Upcoming Webinar: Best Practices for Optimizing Performance with GeoServer
One of the main goals of GeoSolutions customers is to improve performance of their geospatial server. We have been improving open source tools (e.g. GeoServer and GeoWebCache) to allow for proper dissemination of large geospatial datasets in private and public cloud environments. In this post, I highlight some tricks and tips to improve performance and I also cordially invite you to a webinar on June 10th 11:00-12:00 EDT / 15:00 GMT, led by our GeoServer lead developer Andrea Aime. Check other time zones here.
We want to enable a client to play with maps backed by millions of geometries or terabytes of images. Proper configuration of GeoServer and the data, in particular for large datasets, will keep us in the happy zone!
GeoServer has been improving over the years and more options are available to the administrators to tweak its configuration. A blog posted two years ago, provides some tweaking details. Lots of things have changed since then. For example, back then the Marlin renderer was not part of the JAVA JDK. Now it is part of JDK-9 onwards (See a JaveOne presentation from Bourges about this topic). You don’t need to do this extra configuration. If you are running on JDK-8 then follow the recommendations on the blog to improve the performance when rendering images.
So, what do you do if you have a ½ terabyte of OSM data and want to use it as a basemap, or you want to show on a map data from areas of interest that are tessellated in grid cells with very high resolution, or you want to cache layer groups containing thousands of GeoTIFFs (e.g. see thread on gis.stackexchange)?
The strategies and tricks revolve on minimizing the work to be performed by GeoServer and the database once a request is being made. This requires preparing as much as possible data in advance, selecting best formats, caching, and other strategies. I will provide key strategies in this post, as an introduction to the topic.
Can I portray millions of geometries in my web client?
Let’s say you have an area composed of 1 million geometries. You are not always going to show everything. You pick and choose what you want to present depending on the zoom levels. This can be tricky because you also need to process the attribute data from the contained geometries (e.g. adding, averaging). There is this kind of illusion that the user is getting all the data all the time. The magic is done via a smart setup on the backend to minimize the features being retrieved. Several approaches to tackle this issue:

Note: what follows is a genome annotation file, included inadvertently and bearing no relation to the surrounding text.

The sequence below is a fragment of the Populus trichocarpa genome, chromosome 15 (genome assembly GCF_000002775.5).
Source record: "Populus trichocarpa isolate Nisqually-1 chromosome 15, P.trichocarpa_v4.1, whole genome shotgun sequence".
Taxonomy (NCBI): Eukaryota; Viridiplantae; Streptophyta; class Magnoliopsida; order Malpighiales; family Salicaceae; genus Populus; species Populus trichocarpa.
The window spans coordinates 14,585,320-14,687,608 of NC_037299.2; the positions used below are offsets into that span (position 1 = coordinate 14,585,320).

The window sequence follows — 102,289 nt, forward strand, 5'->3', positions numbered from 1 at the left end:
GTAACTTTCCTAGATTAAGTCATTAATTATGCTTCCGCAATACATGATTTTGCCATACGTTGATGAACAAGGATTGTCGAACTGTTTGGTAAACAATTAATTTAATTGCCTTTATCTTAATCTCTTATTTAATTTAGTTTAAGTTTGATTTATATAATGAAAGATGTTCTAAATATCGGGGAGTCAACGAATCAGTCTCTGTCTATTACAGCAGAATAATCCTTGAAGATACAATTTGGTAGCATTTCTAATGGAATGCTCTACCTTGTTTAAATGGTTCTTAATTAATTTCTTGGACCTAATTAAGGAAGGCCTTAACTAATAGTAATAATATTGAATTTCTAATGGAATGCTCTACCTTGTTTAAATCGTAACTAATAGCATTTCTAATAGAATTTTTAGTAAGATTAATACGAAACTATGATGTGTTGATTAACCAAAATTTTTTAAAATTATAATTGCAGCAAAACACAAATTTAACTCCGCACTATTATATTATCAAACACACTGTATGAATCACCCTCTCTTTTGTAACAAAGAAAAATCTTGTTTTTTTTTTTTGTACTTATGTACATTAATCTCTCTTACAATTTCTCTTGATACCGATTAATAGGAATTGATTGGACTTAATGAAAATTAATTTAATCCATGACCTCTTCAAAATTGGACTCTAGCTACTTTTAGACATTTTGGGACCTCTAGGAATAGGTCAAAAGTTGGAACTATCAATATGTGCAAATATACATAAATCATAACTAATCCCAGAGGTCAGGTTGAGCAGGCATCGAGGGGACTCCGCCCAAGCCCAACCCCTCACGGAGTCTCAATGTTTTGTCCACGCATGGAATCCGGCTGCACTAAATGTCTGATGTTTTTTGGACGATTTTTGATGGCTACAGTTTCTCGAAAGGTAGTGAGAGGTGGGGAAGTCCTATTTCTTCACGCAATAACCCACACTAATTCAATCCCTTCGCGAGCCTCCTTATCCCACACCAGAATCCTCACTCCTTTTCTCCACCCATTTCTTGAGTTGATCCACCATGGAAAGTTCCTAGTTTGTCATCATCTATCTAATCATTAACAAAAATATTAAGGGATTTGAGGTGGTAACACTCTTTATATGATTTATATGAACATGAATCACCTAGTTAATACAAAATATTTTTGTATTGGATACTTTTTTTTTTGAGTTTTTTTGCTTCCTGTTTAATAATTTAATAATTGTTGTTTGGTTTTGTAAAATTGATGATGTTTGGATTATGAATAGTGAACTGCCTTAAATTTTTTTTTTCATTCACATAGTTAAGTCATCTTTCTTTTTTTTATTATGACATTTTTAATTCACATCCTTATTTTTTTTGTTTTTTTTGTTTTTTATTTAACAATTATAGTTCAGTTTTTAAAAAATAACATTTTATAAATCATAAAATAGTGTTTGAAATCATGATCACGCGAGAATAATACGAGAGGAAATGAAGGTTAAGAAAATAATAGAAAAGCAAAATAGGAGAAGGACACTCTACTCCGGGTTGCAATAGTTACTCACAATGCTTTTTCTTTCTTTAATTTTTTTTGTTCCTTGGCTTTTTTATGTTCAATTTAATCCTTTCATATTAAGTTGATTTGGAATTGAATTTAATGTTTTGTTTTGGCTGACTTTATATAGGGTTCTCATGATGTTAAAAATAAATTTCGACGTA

1) Reduce the number of features being returned. You want super fast performance, present maximum 1000 features.
Pre-configure and select what to show at different levels (e.g. via style optimizations). As the user zooms-in, the data presented changes. New features and new labels might show-up, while others disappear.
Create bigger geometries that are composed of smaller geometries. The geometries returned depend on the zoom level of the request or the information of the request. When done properly discrete grids are an incredible mechanism to compute fast analytics. A good read about this topic is the OGC Discrete Global Grid System (DGGS). There is also related work going on, which we are helping to advance, as part of the OGC Testbed 16.
2) Simplify the vertices of the polygon. For example, if a polygon has 500,000 vertices at a higher zoom level the same polygon can be represented in hundreds of vertices and the end user should not notice the difference. The tutorial for using GeoTools Feature-pregenralized module explains this in detail.
Can I serve petabytes of raster data with GeoServer?
The answer is yes, but you need to properly configure them. Regarding formats GeoTIFF is the champion. It is very flexible, can be tiled and can be fined tuned for performance.
How do you structure a GeoTIFF? There are several structures such as structuring the data in a Single GeoTiff, in a Mosaic or in a Pyramid.
The structure strategy basically depends on the size of the data, and the dimensions.
- If single granules are < 20 Gb, using Single GeoTiffs are a good choice.
- If files are > 20 Gb or you have too many dimensions (e.g. numerical models might have multiple times, elevation and others), then use ImageMosaics.
- If the dataset if tremendously large and the data needs to be served at different resolutions, then ImagePyramid is the best option.
With the above approaches we have served satellite imagery covering the entire planet, as well as long time series of meteorological models, and the like, up to several petabytes of backend data.
As said before, I have only provided some tips and tricks in this post. Don’t miss our webinar and register, so you will have the opportunity to hear more about this topic and ask anything you want to Andrea.
Hope to see you virtually on June 10th, meanwhile stay safe and keep strong!